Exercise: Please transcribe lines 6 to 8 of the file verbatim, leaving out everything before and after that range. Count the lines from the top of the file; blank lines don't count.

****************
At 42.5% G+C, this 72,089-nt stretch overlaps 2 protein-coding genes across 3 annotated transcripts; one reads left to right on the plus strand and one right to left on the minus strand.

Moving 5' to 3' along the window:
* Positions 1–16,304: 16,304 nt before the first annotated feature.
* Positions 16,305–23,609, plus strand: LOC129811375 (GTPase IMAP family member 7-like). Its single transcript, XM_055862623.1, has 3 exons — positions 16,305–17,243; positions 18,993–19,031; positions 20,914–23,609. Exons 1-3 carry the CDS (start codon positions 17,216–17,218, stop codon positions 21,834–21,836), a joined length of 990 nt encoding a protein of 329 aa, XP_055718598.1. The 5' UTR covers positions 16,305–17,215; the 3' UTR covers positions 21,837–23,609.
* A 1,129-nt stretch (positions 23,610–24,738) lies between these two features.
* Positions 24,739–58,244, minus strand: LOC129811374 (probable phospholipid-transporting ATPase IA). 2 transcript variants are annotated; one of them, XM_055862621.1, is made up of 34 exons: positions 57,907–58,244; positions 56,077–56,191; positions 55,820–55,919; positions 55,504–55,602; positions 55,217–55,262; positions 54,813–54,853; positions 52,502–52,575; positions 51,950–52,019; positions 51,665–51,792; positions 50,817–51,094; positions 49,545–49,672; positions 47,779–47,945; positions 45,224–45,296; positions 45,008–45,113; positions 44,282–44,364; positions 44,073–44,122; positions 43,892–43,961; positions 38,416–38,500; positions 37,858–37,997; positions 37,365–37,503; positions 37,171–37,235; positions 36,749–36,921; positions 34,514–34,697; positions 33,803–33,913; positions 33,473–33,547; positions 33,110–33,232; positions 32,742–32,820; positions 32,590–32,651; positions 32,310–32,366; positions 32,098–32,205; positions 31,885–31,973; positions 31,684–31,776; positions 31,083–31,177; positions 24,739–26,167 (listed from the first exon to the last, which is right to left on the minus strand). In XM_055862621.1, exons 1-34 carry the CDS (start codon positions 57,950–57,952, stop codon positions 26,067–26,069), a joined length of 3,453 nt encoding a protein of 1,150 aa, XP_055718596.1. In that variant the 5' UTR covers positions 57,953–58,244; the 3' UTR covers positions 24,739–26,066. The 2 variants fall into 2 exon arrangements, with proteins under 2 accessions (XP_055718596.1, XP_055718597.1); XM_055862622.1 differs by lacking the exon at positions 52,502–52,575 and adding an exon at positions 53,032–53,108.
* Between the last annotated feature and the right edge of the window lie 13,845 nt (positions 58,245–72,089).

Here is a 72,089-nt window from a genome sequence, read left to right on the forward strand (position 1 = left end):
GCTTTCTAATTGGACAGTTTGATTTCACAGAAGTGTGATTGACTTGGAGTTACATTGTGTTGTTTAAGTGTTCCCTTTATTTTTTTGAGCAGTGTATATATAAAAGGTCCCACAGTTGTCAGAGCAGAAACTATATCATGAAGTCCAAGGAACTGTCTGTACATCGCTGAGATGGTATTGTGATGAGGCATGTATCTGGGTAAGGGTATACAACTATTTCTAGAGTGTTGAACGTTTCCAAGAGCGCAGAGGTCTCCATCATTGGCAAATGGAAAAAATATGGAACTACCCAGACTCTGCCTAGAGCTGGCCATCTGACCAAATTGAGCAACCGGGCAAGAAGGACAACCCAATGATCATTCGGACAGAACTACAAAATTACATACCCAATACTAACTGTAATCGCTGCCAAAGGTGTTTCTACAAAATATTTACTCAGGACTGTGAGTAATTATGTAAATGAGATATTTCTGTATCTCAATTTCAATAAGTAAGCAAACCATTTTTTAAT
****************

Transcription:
* Positions 24,739–58,244, minus strand: LOC129811374 (probable phospholipid-transporting ATPase IA). 2 transcript variants are annotated; one of them, XM_055862621.1, is made up of 34 exons: positions 57,907–58,244; positions 56,077–56,191; positions 55,820–55,919; positions 55,504–55,602; positions 55,217–55,262; positions 54,813–54,853; positions 52,502–52,575; positions 51,950–52,019; positions 51,665–51,792; positions 50,817–51,094; positions 49,545–49,672; positions 47,779–47,945; positions 45,224–45,296; positions 45,008–45,113; positions 44,282–44,364; positions 44,073–44,122; positions 43,892–43,961; positions 38,416–38,500; positions 37,858–37,997; positions 37,365–37,503; positions 37,171–37,235; positions 36,749–36,921; positions 34,514–34,697; positions 33,803–33,913; positions 33,473–33,547; positions 33,110–33,232; positions 32,742–32,820; positions 32,590–32,651; positions 32,310–32,366; positions 32,098–32,205; positions 31,885–31,973; positions 31,684–31,776; positions 31,083–31,177; positions 24,739–26,167 (listed from the first exon to the last, which is right to left on the minus strand). In XM_055862621.1, exons 1-34 carry the CDS (start codon positions 57,950–57,952, stop codon positions 26,067–26,069), a joined length of 3,453 nt encoding a protein of 1,150 aa, XP_055718596.1. In that variant the 5' UTR covers positions 57,953–58,244; the 3' UTR covers positions 24,739–26,066. The 2 variants fall into 2 exon arrangements, with proteins under 2 accessions (XP_055718596.1, XP_055718597.1); XM_055862622.1 differs by lacking the exon at positions 52,502–52,575 and adding an exon at positions 53,032–53,108.
* Between the last annotated feature and the right edge of the window lie 13,845 nt (positions 58,245–72,089).

Here is a 72,089-nt window from a genome sequence, read left to right on the forward strand (position 1 = left end):